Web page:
Effective Management Begins with Leadership

By Gary Clayton

Episode 044
Without clear and convincing leadership, there can not be effective management. That’s an important statement, so let’s say it again: without clear and convincing leadership, there can not be effective management.

Why is this true? Well, principally, management is about directing growth to support leadership. As we saw in the last episode, nature resists stability: there is only growth and decline. And who would willingly choose decline? I’m sure I wouldn’t and I doubt you would either. In fact, we have a huge medical establishment to which we pay enormous amounts of money, the sole purpose of which is to help us to resist the decline that will inevitably come as we age. So we want growth and we are willing to pay dearly to get it.

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Let’s get back to the idea that management is about directing growth. I chose the word “directing” for a reason. Achieving some form of growth is easy. In organizations, we can easily grow the number of products we sell, we can easily hire more people and we can easily grow our customer base by cutting prices. We can easily do a lot of things, but do those things make sense? We need leadership to give us the tools we need to make sense of all the options that stand in front of us.

Leadership Makes Management Possible

At a minimum, we need leadership to give us a dream, a vision of the future – and we need that vision to be communicated clearly to us. If we are well grounded in understanding the current competitive environment and our own status, then we can develop our own view of what our priorities should be and how to rank them. But if ours is a large, complex organization, then we really need the leadership to step forward and identify their view of priorities. That enables our entire organization to march to the same beat. Then we can manage effectively by directing the growth that can spring from the vitality of our organization.

What if top leadership is weak? What if leadership does not paint a powerful vision and does not give us a clear statement of direction? What if we can’t figure out leadership’s priorities? Then we are faced with only two choices. The most risky choice to our career in the organization is to step forward and try to fill the vacuum left by weak leadership. Unfortunately, if we guess wrong about the direction top leadership wants to head, then we are likely to suffer consequences for showing our initiative. The other choice is to wait for clear signs from top leadership as to what we should do. In other words, don’t direct our teams, but simply try to conserve what currently exists by controlling all the resources under our command.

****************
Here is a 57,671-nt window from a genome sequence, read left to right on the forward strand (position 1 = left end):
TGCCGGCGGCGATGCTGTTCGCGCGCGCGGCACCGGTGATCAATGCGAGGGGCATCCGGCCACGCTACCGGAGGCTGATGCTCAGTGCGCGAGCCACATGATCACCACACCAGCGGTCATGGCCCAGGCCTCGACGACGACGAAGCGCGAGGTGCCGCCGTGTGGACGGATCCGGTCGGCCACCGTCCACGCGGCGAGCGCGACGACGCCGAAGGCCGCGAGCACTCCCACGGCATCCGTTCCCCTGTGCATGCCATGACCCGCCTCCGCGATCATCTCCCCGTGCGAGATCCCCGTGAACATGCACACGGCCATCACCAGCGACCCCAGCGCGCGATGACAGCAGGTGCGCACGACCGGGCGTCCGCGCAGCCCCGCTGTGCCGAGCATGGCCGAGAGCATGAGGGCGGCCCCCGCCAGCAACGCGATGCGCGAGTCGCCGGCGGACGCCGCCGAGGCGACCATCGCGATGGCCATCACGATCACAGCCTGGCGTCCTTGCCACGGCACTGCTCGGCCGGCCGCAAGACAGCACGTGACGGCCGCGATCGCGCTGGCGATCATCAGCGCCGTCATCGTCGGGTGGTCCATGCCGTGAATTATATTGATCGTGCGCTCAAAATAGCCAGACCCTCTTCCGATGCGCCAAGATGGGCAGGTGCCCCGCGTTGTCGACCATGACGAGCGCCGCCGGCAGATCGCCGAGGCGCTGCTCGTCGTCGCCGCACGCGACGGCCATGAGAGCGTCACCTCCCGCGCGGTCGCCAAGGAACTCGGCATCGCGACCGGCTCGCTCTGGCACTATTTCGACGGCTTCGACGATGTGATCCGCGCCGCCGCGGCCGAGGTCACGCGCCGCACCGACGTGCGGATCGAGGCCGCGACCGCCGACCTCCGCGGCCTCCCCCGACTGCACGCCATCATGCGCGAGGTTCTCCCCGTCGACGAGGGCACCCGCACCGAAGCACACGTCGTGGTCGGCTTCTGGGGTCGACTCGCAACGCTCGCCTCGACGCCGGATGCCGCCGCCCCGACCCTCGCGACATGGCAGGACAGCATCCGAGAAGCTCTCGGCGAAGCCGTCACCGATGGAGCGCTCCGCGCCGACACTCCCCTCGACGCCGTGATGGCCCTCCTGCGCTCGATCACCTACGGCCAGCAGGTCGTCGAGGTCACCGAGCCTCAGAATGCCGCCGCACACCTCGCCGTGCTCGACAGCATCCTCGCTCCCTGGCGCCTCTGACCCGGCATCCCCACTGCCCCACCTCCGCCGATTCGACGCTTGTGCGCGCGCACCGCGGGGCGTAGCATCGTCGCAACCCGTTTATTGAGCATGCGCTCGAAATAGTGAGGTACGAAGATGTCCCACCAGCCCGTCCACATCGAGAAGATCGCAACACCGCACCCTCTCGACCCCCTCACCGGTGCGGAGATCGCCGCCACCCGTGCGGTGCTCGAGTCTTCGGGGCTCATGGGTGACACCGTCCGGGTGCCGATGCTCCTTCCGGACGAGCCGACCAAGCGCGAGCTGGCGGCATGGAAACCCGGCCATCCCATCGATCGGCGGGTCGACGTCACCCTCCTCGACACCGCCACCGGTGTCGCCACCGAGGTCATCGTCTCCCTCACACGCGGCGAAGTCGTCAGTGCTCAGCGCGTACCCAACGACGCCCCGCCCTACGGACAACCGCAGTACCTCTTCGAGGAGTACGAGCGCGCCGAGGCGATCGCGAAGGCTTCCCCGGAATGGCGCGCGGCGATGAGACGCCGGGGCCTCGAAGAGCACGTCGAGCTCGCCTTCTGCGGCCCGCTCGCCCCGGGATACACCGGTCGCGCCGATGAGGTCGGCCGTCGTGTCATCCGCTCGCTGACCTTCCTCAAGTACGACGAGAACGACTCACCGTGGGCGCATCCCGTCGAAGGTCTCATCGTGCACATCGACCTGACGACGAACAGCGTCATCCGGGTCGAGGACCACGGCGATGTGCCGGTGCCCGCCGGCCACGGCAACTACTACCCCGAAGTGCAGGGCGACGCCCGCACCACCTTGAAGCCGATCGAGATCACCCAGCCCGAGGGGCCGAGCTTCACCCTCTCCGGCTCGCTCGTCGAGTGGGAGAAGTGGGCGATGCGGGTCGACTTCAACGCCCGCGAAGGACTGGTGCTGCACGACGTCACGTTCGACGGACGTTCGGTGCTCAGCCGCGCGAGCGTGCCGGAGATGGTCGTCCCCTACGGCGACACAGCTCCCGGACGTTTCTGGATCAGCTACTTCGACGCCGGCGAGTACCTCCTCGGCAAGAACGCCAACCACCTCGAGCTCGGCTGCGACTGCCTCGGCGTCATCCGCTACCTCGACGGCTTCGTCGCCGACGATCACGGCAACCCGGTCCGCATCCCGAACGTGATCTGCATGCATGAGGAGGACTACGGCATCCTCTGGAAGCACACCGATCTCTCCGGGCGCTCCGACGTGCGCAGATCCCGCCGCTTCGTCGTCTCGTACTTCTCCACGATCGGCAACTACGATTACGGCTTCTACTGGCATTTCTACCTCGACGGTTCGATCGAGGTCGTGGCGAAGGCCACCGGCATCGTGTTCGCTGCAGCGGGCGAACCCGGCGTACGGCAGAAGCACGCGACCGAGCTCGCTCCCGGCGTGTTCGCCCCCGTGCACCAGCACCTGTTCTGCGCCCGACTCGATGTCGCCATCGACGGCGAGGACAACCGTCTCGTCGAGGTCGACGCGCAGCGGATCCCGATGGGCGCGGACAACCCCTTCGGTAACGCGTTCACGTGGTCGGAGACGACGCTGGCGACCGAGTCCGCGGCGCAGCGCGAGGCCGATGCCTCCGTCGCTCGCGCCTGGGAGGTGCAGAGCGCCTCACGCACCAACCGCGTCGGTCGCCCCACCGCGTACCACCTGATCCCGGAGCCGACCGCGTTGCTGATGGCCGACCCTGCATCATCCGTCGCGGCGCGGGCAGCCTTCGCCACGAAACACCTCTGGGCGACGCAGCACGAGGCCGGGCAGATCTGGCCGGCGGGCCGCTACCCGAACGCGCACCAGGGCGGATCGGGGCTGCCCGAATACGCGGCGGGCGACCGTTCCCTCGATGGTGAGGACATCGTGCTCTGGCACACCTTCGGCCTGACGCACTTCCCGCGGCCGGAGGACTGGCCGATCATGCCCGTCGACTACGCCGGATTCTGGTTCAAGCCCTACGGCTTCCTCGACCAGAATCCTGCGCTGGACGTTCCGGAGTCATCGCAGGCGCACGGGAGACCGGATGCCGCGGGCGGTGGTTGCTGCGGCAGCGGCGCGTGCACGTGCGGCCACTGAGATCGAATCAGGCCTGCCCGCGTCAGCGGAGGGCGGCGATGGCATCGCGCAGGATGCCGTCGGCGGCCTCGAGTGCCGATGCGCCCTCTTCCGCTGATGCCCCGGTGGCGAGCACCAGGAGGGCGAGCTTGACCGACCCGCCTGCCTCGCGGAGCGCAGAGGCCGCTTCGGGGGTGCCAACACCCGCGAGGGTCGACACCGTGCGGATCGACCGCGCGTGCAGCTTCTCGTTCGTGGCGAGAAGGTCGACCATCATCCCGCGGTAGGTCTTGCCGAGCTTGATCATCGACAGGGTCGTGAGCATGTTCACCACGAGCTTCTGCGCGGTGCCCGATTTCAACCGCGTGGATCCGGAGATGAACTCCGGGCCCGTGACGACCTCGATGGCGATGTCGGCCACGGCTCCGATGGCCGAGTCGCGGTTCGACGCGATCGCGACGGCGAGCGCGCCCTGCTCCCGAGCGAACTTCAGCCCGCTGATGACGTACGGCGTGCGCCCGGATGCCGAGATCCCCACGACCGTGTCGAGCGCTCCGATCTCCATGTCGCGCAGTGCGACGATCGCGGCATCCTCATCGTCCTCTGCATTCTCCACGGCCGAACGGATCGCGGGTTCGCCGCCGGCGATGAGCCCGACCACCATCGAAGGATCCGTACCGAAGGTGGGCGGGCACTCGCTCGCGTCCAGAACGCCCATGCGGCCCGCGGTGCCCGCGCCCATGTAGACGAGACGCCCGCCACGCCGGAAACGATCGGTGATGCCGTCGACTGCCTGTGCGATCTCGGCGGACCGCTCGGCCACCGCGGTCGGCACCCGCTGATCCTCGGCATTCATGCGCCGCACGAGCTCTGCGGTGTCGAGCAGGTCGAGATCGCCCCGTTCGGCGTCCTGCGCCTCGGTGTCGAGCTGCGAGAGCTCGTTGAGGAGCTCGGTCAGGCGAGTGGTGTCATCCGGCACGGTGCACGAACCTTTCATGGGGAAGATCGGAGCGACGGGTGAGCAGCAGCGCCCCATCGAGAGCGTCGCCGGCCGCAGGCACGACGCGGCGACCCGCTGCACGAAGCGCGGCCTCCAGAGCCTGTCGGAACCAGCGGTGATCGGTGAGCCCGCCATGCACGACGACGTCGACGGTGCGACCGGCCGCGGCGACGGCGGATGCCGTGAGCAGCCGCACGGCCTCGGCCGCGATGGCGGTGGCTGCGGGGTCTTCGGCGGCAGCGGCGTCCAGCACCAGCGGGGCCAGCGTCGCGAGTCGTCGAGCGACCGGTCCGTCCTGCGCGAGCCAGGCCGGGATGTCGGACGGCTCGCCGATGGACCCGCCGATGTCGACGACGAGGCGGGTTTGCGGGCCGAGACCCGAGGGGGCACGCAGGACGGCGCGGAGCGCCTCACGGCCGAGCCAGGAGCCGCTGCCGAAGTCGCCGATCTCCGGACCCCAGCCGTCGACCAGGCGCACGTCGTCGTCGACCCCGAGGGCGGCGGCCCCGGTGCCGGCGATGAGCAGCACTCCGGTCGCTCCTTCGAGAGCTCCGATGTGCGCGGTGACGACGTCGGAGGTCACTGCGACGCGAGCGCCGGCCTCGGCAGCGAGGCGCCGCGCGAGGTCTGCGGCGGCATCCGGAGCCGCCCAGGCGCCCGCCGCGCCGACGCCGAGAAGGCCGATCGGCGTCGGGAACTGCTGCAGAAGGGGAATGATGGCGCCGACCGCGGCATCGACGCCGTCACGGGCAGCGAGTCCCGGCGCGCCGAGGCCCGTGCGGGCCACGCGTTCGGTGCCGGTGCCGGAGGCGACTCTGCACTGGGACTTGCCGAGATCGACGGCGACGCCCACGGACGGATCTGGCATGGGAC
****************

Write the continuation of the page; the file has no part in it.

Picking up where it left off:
This latter conservative approach may be the wise course for the immediate preservation of us and our teams, but in the long run, something has to change. After all, how can you claim it is effective management? There is no plan except trying to hold out until leadership suddenly becomes wise and communicates its vision for the organization.

If top leadership is currently weak, how likely is that to change? Looking at the original S&P500 index might give us some idea. By 2003, only 94 of the original 500 stocks from 1957 were still in the index (1). Some were removed for technical reasons or to make the index a US-only index, but most simply fell short of the growth necessary to stay in the index. Since those firms are still off the index today, their stumble has been long term, not temporary. Once a firm starts focusing on control, it rarely changes its focus back to growth.

Effective management, then, requires that there be effective leadership at the top. The leadership must communicate a clear and compelling vision, along with a believable statement of direction. In large organizations, leadership must also communicate a clear set of priorities so management can provide consistent direction across the organization. Without clear and convincing leadership, there is no effective management.


  1. Will Ashworth (2009). Invest In The Original S&P 500. Investopedia.
    Retrieved on June 2, 2010 at http://stocks.investopedia.com/stock-analysis/2009/invest-in-the-original-sp-500-gm-lo-pep-cl-cr0218.aspx

Gary Clayton is a leadership coach who works with CEOs, operations managers and those who wish to become leaders in business and life. He has seen many companies struggle based on management’s focus on controlling rather than leading the business. He has seen many companies fail to thrive, even when their products and marketing were superior. Gary’s mission is to empower leaders to greater success and larger leadership roles in business and life.

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An interesting view on Leadership and Effective management. The audio message was clear and convincing. A tough situation - ‘If top leadership is currently weak, how likely is that to change’? is explained with expertise.

Thank you and best regards,